Smart plugs are the quickest and easiest way to make the inside of your home smarter, since they let you remotely control your electronics or appliances via smartphone. An outdoor smart plug does the exact same thing, just outside. All you have to do is plug the device into a standard outdoor socket and boot up the companion app.
While we may not use as many electronics outdoors as we do inside, outdoor smart plugs offer many conveniences, as they can save electricity and help maintain home security. They're designed to handle the heat, rain, and other extreme weather elements. And many offer scheduling and timers, so you can automate your holiday lights and more. After spending a few weeks with the best outdoor smart plugs, we are confident that the Meross MSS620 Outdoor Smart Plug(available at Amazon) is the best one you can buy.
Here are the best outdoor smart plugs tested, ranked in order:
Meross MSS620 Smart Outdoor Plug
Geeni Outdoor Smart Plug
TP-Link Kasa Smart Outdoor Plug
GE Enbrighten Outdoor Smart Switch
Woods WiOn 50049 Outdoor WiFi Outlet
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The Meross outdoor smart plug is what an outdoor smart plug needs to be. It's rugged, weather resistant, easy to use/control, and it has status lights that are easy to see and understand from a distance. It has two separate plugs that can be controlled independently. Since our outdoor outlet has two sockets, we could plug more than one thing at a time.
While this isn't the only dual outlet smart plug that we tested, it's the only one that allows us individual control of each plug via the app and via voice assistant. This plug is very responsive, easy to use during set up and testing, and we love that we could see at a glance whether both outlets are turned on thanks to prominent indicator lights. The one thing that this plug does not offer, however, is reporting of energy consumption.
The app makes it easy to create scenes. For example, you can set the smart plug to turn off when you are away from home or turn on when you get up in the morning. These scenes are triggered by using voice controls with your smart assistant of choice. ("Okay Google, good morning" will trigger your morning scene).
It’s also very easy to set up routines for your Meross smart plug. Routines will either power the plug on or off according to a schedule or turn your plug off after a specified amount of time. The app’s settings tab contains helpful guides to walk users through setting up the plug with Google Assistant and Amazon Alexa. From looks to function to the app, this plug is just pleasant to work with.
If you're looking for a good outdoor smart plug that's a pleasure to operate and can accommodate more than one item being plugged in at a time, the Meross won't disappoint.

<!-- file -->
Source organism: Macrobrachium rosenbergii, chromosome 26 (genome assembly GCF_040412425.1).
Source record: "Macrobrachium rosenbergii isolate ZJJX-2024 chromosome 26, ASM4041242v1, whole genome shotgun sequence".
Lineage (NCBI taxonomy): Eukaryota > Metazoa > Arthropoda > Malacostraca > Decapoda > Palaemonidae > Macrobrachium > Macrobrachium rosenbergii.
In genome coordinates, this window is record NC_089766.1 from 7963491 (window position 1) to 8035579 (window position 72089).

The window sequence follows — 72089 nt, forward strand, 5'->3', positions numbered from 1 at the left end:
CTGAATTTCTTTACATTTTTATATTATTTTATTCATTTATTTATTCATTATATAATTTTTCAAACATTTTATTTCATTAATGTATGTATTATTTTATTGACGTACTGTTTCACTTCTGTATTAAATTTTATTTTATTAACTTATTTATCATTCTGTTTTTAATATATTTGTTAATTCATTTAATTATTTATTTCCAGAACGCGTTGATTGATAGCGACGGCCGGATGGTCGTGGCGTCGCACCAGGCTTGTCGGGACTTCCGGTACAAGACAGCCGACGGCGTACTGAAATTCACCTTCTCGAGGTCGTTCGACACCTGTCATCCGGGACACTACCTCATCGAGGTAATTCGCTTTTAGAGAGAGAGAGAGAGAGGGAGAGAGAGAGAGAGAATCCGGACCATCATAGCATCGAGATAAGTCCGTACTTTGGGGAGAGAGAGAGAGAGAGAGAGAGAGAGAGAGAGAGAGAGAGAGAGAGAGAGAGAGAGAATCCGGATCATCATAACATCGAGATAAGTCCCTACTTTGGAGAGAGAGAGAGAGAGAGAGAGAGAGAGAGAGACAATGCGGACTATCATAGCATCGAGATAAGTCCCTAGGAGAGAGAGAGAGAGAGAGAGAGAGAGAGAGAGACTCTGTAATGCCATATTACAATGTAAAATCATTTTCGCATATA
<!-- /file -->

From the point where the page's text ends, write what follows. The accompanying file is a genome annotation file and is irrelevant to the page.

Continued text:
Hi, I'm Sarah Kovac. I cover smart home products for Reviewed, and I was interested to see how outdoor smart plugs stack up to their indoor counterparts, and if they even make sense to use at all. The results were mixed, but I definitely walked away with some favorites.
My husband and I are Midwestern homeowners who recently moved to a neighborhood where holiday decorations might as well be a competitive sport. Just about every house on our block is covered in Christmas lights, every lawn is littered with reindeer, and it's honestly a little intimidating. But we are determined to join in the festivities this year and decorate as much as our budget will allow.
Unfortunately, it might not allow much since energy bills have skyrocketed in our area over the past year. The thought of having electricity-sucking decorations plugged in all the time doesn't sound like the most affordable decision, but I hoped that outdoor smart plugs might be a good way to keep energy consumption to a minimum.
We collected five of the most popular and best selling smart outdoor plugs available on the market today and tested them at my home over a period of several weeks. We loaded each plug's corresponding app on both iOS and Android and, when applicable, connected each one to an Alexa account and the Google Home app to test for responsiveness and ease-of-use with voice assistants. We also tested responsiveness via cellular connection only, compared response times on iOS and Android, we unplugged and re-plugged each outlet to see how long it would take them to reconnect, and we even sprinkled water on each of them while they were plugged in to see how well they would handle rain.
What You Should Know About Outdoor Smart Plugs